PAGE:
though they may not detract frem, must certainly diminish our wonder at their conduct. The heroic actions of men are commonly performed upon the great theatre, and the performers have the applauses of an attending and admiring world to animate and support them.-When Regulus suffered all the tortures which cruelty could invent, rather than give up his honour or his country, he was supported by: the conscious admiration of those countrymen whom he had left, and of those enemies in whose hands he was ;-when Cato stabbed himself, rather than give up

the cause of liberty, he felt a pride which told him, that « Cato's would be no less honoured than Cæsar's sword;'-and when the 6 self-devoted Decii died, independent of their love for Rome, they had every motive of applause to animate their conduct:

but when Emily Hargrave sacrifices every thing to filial goodness and filial affection, she can have no concomitant motive, she can have no external circumstance to animate her. Her silent and se. cret virtue is the pure and unmingled effect of ten. derness, of affection, and of duty.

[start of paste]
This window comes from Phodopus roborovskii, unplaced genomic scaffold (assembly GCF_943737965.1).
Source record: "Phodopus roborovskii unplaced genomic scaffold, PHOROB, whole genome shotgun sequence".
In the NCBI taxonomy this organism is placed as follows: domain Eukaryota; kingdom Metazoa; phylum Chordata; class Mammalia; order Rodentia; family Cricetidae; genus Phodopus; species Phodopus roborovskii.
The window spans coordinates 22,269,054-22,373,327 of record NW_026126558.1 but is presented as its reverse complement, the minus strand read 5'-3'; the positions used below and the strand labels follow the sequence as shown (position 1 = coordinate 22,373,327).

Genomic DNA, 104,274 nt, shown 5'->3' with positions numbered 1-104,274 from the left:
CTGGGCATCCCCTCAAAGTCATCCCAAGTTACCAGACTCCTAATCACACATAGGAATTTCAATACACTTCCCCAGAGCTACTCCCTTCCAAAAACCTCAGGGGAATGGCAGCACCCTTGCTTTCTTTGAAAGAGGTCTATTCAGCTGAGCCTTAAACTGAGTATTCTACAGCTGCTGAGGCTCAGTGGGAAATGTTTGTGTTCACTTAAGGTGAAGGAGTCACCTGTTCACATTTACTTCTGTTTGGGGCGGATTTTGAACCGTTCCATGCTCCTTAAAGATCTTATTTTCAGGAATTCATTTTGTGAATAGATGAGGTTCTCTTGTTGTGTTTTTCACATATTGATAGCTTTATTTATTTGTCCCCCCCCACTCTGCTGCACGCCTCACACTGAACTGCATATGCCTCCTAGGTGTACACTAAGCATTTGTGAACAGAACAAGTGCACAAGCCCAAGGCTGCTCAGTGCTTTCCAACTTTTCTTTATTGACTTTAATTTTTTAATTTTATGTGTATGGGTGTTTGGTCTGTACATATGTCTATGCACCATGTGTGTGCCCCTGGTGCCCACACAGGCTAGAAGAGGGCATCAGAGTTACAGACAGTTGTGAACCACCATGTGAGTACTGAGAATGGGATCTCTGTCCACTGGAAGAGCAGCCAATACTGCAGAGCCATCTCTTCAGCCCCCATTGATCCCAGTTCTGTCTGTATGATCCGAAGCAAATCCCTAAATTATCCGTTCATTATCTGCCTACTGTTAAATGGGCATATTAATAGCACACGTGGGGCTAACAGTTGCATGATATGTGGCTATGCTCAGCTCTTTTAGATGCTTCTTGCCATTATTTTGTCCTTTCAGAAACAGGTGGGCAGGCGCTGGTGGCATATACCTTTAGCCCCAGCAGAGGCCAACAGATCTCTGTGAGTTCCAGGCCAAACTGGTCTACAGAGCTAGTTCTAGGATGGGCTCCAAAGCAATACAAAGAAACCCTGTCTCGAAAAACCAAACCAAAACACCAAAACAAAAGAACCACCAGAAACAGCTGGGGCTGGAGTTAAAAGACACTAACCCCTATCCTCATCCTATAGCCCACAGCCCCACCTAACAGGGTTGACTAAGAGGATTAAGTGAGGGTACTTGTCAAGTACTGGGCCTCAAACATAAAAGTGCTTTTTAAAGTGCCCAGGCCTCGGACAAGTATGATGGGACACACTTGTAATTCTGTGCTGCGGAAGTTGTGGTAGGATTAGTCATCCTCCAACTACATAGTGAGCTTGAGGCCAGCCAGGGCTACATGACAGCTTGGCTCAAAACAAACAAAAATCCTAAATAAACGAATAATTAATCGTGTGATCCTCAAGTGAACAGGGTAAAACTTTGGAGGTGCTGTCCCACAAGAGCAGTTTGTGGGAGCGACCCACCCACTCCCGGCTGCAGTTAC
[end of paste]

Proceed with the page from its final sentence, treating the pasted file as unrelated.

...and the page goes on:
N° 64. SATURDAY, DECEMBER 18, 1779.

Populumque falsis

Uti vocibus.

HOR. The science of Manners, for Manners are a science, cannot easily be reduced to that simplicity in its elements of which others admit. Among other

particulars, the terms employed in it are not, like those of Arithmetic, Mathematics, Algebra, or Astronomy, perfectly and accurately defined. Its subjects are so fleeting, and marked with shades so delicate, that wherever a general denomination is ventured there is the greatest hazard of its being misapplied or misunderstood.